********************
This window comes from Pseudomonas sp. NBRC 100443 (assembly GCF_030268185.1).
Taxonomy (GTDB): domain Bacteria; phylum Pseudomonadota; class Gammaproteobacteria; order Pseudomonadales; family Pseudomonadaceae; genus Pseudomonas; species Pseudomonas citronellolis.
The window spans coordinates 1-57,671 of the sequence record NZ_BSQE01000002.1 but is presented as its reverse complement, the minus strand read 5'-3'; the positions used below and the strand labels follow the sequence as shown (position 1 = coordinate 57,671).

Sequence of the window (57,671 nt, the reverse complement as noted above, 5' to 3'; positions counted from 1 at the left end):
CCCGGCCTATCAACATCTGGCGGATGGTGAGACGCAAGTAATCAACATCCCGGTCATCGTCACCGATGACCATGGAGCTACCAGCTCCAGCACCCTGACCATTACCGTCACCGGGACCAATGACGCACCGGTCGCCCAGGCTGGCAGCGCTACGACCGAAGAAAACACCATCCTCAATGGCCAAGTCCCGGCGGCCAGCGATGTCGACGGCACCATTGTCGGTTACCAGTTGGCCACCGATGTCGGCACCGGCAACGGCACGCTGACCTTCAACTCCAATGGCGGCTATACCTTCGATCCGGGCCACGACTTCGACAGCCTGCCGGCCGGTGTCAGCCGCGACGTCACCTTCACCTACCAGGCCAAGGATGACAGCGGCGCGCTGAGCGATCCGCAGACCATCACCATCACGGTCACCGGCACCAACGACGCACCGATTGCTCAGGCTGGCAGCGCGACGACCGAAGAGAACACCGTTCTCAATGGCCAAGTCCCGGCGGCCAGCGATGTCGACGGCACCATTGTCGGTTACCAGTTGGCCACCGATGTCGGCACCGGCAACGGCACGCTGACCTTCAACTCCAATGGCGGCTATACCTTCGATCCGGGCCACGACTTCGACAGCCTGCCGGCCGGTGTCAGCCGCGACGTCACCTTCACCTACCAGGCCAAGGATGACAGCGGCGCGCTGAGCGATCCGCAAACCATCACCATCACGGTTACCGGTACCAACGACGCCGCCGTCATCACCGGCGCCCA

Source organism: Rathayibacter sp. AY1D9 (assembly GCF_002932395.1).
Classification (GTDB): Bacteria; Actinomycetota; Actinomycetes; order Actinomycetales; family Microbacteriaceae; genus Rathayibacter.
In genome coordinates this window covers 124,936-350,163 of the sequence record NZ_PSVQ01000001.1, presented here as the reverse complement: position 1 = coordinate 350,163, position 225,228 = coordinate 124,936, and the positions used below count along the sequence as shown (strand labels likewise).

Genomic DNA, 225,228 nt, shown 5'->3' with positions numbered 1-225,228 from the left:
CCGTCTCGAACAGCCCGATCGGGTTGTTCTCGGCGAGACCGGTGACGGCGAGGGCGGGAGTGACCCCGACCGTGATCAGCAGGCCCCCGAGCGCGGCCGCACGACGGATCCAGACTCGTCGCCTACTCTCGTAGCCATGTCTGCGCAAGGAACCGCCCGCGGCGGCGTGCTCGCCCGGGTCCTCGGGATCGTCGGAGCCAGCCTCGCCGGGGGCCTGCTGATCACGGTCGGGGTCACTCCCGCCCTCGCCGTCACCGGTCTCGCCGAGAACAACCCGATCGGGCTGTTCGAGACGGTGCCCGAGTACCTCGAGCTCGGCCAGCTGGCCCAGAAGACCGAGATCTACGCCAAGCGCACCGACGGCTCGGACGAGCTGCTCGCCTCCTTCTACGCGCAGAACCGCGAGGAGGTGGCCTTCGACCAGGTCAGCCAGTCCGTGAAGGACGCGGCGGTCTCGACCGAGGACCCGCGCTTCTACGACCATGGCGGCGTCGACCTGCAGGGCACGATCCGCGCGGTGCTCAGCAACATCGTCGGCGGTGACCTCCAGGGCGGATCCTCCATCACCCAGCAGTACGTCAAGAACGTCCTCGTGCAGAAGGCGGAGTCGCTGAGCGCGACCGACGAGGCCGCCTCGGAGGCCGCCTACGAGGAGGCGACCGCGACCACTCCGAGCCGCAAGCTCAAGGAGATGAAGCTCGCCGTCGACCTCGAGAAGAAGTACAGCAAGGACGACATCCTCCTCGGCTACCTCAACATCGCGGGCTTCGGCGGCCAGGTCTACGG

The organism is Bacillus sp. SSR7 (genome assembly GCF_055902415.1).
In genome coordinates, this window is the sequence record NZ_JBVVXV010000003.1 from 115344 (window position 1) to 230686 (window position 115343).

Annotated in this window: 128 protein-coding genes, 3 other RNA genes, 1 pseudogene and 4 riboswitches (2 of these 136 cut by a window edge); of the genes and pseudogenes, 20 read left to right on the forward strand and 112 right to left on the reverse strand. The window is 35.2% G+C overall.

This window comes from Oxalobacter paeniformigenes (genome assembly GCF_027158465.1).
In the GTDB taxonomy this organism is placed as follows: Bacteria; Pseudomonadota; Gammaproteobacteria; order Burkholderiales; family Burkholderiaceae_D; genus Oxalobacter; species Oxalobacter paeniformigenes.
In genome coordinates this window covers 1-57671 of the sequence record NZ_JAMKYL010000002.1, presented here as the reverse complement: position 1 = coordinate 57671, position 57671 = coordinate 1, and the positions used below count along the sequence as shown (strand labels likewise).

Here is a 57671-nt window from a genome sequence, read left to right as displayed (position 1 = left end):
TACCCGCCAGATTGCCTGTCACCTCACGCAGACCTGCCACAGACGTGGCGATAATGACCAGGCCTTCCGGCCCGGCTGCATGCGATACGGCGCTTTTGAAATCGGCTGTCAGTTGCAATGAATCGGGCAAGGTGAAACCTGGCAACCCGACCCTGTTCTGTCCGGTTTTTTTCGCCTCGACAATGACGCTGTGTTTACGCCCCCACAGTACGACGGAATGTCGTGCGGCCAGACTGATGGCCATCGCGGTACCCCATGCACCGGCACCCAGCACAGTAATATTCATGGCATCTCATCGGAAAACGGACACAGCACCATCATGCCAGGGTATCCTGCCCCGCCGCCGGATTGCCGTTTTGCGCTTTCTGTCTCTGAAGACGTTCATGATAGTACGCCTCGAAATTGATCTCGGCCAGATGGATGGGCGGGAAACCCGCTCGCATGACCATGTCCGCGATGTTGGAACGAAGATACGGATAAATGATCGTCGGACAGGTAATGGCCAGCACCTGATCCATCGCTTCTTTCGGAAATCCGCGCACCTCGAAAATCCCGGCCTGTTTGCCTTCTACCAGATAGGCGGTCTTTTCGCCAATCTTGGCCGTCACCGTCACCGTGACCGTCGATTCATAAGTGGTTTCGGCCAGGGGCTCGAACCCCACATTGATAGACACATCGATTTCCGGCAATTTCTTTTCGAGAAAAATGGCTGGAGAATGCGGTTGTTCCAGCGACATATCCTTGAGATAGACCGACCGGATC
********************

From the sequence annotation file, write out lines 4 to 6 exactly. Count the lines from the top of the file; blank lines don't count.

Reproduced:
Sequence of the window (57,671 nt, the reverse complement as noted above, 5' to 3'; positions counted from 1 at the left end):
CCCGGCCTATCAACATCTGGCGGATGGTGAGACGCAAGTAATCAACATCCCGGTCATCGTCACCGATGACCATGGAGCTACCAGCTCCAGCACCCTGACCATTACCGTCACCGGGACCAATGACGCACCGGTCGCCCAGGCTGGCAGCGCTACGACCGAAGAAAACACCATCCTCAATGGCCAAGTCCCGGCGGCCAGCGATGTCGACGGCACCATTGTCGGTTACCAGTTGGCCACCGATGTCGGCACCGGCAACGGCACGCTGACCTTCAACTCCAATGGCGGCTATACCTTCGATCCGGGCCACGACTTCGACAGCCTGCCGGCCGGTGTCAGCCGCGACGTCACCTTCACCTACCAGGCCAAGGATGACAGCGGCGCGCTGAGCGATCCGCAGACCATCACCATCACGGTCACCGGCACCAACGACGCACCGATTGCTCAGGCTGGCAGCGCGACGACCGAAGAGAACACCGTTCTCAATGGCCAAGTCCCGGCGGCCAGCGATGTCGACGGCACCATTGTCGGTTACCAGTTGGCCACCGATGTCGGCACCGGCAACGGCACGCTGACCTTCAACTCCAATGGCGGCTATACCTTCGATCCGGGCCACGACTTCGACAGCCTGCCGGCCGGTGTCAGCCGCGACGTCACCTTCACCTACCAGGCCAAGGATGACAGCGGCGCGCTGAGCGATCCGCAAACCATCACCATCACGGTTACCGGTACCAACGACGCCGCCGTCATCACCGGCGCCCA

Source organism: Rathayibacter sp. AY1D9 (assembly GCF_002932395.1).